Scientists have designed and synthesized a fully functional chromosome of baker’s yeast from scratch. And when they placed the synthetic chromosome into living cells, the yeast happily took it up.
The is the first time anyone has produced a eukaryotic chromosome -- the kind that’s found in all animals and plants. In contrast, scientists have already assembled prokaryotic (bacteria) genomes. Craig Venter’s team famously synthesized the genome of a bacterial parasite in 2010 -- although that genome is orders of magnitude smaller than that of yeast, and it was more or less copied from the original genome (and not designer).
Here, simply put, they fused together tiny snippets of synthetic DNA to build a computer-designed derivative of the chromosome. So far, the team has only synthesized one of yeast’s 16 chromosomes -- the smallest one, chromosome III -- but the work makes it possible to build an entire eukaryotic genome. They call it synIII.
One of the best-studied organisms on the planet, baker’s or brewer's yeast (Saccharomyces cerevisiae) is used to make beer, biofuel, and medicine. Their genome comprises 12 million nucleotides (the genetic letters, ATCG), which are strung together in matching sets, called base pairs (the rungs of the helical ladder). Once these single-celled organisms are equipped with a full set of synthetic and changeable chromosomes -- like the one designed here -- yeast could produce better versions of all of these things, and faster.
A huge international team with about 60 undergrads led by Jef Boeke of New York University Langone Medical Center and Srinivasan Chandrasegaran from Johns Hopkins University focused on yeast chromosome III, which comprises 2.5 percent of those nucleotides. Using software, they made small changes to the chromosome, getting rid of repetitive and less used regions of DNA between genes. They made more than 500 alterations to the genetic base, removing: repeating sections of some 47,841 DNA base pairs, “junk DNA” that doesn’t encode for any particular proteins, and "jumping gene" segments that randomly move around, introducing mutations.
Then they built an actual version of the chromosome by stringing together individual nucleotides. Over the course of 7 years, they tied together some 273,871 base pairs of DNA, which is shorter than its native yeast counterpart of 316,667 base pairs. They put little markers called loxPsym sites alongside the genes they thought would be nonessential -- so that they could later on change or delete them and see if the yeast survives. Basically, they stripped the genome of certain features in order to test their importance.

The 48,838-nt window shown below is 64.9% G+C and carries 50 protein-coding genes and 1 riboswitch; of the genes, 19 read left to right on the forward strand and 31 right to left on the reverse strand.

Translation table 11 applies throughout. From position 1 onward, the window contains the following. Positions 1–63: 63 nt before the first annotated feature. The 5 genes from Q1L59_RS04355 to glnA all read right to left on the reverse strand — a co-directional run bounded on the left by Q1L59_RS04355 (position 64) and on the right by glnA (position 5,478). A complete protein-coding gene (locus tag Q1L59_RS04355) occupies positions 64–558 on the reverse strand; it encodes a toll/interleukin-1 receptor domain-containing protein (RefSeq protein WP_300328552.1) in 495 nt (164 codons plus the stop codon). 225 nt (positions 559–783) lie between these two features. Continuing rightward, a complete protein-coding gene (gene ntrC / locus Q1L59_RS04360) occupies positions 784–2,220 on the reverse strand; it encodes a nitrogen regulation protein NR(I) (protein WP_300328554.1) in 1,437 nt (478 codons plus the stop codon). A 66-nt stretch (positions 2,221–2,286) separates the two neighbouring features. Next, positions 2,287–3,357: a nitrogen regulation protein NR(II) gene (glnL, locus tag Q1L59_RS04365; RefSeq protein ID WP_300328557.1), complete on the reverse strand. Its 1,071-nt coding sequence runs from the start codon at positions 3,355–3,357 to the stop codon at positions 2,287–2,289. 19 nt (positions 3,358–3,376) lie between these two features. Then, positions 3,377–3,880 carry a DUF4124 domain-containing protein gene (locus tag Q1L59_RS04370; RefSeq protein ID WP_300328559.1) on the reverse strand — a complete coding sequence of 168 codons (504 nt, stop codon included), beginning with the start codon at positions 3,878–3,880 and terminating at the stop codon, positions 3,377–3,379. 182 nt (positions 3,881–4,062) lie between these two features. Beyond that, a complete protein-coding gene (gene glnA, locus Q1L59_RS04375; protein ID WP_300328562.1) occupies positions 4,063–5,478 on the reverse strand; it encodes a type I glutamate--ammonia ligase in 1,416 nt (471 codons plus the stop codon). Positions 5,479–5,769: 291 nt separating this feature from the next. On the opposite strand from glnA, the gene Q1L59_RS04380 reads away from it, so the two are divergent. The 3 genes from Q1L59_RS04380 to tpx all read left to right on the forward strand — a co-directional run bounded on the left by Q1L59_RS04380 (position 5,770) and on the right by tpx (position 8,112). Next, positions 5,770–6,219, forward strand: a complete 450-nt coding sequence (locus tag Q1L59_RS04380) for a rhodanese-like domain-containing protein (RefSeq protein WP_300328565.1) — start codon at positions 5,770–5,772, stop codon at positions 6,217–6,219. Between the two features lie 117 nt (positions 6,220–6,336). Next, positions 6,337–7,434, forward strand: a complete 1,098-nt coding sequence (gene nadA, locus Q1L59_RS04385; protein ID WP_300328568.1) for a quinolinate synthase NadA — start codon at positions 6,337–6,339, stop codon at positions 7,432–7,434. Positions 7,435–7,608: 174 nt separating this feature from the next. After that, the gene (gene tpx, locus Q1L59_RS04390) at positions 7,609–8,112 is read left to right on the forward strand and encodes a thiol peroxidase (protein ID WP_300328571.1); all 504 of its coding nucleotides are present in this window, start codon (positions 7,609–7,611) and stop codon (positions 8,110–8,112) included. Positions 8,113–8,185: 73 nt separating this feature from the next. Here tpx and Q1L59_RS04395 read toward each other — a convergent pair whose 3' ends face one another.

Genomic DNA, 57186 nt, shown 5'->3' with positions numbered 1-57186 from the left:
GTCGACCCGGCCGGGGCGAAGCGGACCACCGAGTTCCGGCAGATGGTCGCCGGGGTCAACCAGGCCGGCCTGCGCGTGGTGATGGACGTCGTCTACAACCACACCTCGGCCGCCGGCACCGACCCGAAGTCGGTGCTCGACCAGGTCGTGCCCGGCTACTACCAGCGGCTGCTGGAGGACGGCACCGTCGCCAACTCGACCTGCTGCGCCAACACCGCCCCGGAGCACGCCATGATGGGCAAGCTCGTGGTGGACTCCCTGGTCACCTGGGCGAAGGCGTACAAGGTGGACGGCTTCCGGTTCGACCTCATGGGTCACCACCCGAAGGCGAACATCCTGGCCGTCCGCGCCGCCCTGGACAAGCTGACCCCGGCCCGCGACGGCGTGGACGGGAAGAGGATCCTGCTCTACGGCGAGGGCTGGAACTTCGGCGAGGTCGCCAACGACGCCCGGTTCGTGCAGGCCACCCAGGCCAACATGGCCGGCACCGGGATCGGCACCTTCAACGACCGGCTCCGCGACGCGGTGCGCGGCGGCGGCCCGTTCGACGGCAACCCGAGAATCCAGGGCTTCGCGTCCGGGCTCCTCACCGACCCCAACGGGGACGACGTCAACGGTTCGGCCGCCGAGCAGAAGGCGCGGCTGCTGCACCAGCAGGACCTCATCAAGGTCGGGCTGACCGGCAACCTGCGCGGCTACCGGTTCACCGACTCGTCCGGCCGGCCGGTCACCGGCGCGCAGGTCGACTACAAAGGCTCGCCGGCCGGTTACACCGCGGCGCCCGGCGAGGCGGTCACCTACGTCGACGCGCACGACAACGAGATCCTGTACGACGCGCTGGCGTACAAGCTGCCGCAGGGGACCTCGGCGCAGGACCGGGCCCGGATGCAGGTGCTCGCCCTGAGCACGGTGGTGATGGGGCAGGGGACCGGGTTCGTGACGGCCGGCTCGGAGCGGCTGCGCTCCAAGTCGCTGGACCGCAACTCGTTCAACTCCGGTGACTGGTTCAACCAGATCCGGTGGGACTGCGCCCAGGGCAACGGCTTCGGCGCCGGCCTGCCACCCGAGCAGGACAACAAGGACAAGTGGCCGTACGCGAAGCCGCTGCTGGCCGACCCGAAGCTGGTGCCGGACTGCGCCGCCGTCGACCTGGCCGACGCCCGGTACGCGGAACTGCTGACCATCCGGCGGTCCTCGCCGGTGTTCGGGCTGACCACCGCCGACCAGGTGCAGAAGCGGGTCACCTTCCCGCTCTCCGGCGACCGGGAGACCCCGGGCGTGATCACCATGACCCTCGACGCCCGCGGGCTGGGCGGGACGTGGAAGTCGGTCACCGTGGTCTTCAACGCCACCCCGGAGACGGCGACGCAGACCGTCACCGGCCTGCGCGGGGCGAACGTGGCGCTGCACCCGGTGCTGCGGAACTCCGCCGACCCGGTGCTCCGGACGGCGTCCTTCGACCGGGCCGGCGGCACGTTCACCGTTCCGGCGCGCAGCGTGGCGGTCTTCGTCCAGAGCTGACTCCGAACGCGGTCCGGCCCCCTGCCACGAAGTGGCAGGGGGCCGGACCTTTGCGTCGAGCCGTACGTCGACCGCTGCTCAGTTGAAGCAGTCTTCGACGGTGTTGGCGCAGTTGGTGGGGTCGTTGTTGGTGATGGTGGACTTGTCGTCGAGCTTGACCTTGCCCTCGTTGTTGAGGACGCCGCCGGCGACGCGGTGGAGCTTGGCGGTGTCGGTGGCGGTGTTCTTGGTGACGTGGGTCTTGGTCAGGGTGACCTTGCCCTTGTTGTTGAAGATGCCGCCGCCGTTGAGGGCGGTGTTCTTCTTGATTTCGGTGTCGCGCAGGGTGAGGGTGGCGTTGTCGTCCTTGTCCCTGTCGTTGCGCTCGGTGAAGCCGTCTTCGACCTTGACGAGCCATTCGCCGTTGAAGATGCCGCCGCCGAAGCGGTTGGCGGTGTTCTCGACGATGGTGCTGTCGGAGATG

"So what we're doing is, in some sense, a risky business," Boeke tells Popular Mechanics. "There's not a flag on each segment saying ‘this one's not important'. It's really a judgment call at a certain stage." One wrong change could kill the cell.
Finally, they put their artificial chromosome in living yeast cells to test the ability of the altered cells to survive and grow under various conditions. In each case, yeast equipped with a synthetic chromosome functioned just like normal yeast, “only they now possess new capabilities and can do things that wild yeast cannot,” Boeke explains in a statement.
When they activated various loxPsym sites to alter or delete genes, they found that some cells grew slowly, while others with different gene recombinations grew very quickly. “We have made over 50,000 changes to the DNA code in the chromosome and our yeast still live,” Boeke adds. “It shows that our synthetic chromosome is hardy, and it endows the yeast with new properties." Namely, the scientists’ ability to rearrange yeast genome in millions of different ways on command. They call this “genome scrambling.”
By recombining the DNA in different ways, they hope to engineer yeast that can make more ethanol, for example, or grow better in difficult environments; maybe turn them into tiny factories for artemisinin for malaria or a hepatitis B vaccine. Their ultimate goal is to create a whole synthetic yeast genome. Now it’s just a matter of time and money.
The work was published in Science this week.
Illustration by Lucy Reading-Ikkanda